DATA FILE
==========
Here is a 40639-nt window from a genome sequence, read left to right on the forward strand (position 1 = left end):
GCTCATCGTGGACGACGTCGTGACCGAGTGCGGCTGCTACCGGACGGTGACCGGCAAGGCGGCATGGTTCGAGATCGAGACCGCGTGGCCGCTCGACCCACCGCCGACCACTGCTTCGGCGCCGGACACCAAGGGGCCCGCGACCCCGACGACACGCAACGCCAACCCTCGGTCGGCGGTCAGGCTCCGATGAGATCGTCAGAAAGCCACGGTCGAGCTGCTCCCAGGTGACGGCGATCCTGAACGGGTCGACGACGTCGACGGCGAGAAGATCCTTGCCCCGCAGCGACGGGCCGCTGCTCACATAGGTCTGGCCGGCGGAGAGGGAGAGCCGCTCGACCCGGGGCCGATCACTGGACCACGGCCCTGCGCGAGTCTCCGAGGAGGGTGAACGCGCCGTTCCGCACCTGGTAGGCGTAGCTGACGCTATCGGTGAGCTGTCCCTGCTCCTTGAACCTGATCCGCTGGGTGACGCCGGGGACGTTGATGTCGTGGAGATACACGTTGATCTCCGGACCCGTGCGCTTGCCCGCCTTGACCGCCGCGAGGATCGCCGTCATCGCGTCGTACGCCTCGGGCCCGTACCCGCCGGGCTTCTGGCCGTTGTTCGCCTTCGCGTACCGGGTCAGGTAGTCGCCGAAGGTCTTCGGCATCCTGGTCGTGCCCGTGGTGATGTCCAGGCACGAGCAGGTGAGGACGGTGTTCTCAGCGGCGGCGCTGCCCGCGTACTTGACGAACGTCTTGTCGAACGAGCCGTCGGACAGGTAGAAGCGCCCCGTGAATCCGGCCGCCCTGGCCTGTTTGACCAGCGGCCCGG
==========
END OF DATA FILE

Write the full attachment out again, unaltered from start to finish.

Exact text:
Here is a 40639-nt window from a genome sequence, read left to right on the forward strand (position 1 = left end):
GCTCATCGTGGACGACGTCGTGACCGAGTGCGGCTGCTACCGGACGGTGACCGGCAAGGCGGCATGGTTCGAGATCGAGACCGCGTGGCCGCTCGACCCACCGCCGACCACTGCTTCGGCGCCGGACACCAAGGGGCCCGCGACCCCGACGACACGCAACGCCAACCCTCGGTCGGCGGTCAGGCTCCGATGAGATCGTCAGAAAGCCACGGTCGAGCTGCTCCCAGGTGACGGCGATCCTGAACGGGTCGACGACGTCGACGGCGAGAAGATCCTTGCCCCGCAGCGACGGGCCGCTGCTCACATAGGTCTGGCCGGCGGAGAGGGAGAGCCGCTCGACCCGGGGCCGATCACTGGACCACGGCCCTGCGCGAGTCTCCGAGGAGGGTGAACGCGCCGTTCCGCACCTGGTAGGCGTAGCTGACGCTATCGGTGAGCTGTCCCTGCTCCTTGAACCTGATCCGCTGGGTGACGCCGGGGACGTTGATGTCGTGGAGATACACGTTGATCTCCGGACCCGTGCGCTTGCCCGCCTTGACCGCCGCGAGGATCGCCGTCATCGCGTCGTACGCCTCGGGCCCGTACCCGCCGGGCTTCTGGCCGTTGTTCGCCTTCGCGTACCGGGTCAGGTAGTCGCCGAAGGTCTTCGGCATCCTGGTCGTGCCCGTGGTGATGTCCAGGCACGAGCAGGTGAGGACGGTGTTCTCAGCGGCGGCGCTGCCCGCGTACTTGACGAACGTCTTGTCGAACGAGCCGTCGGACAGGTAGAAGCGCCCCGTGAATCCGGCCGCCCTGGCCTGTTTGACCAGCGGCCCGG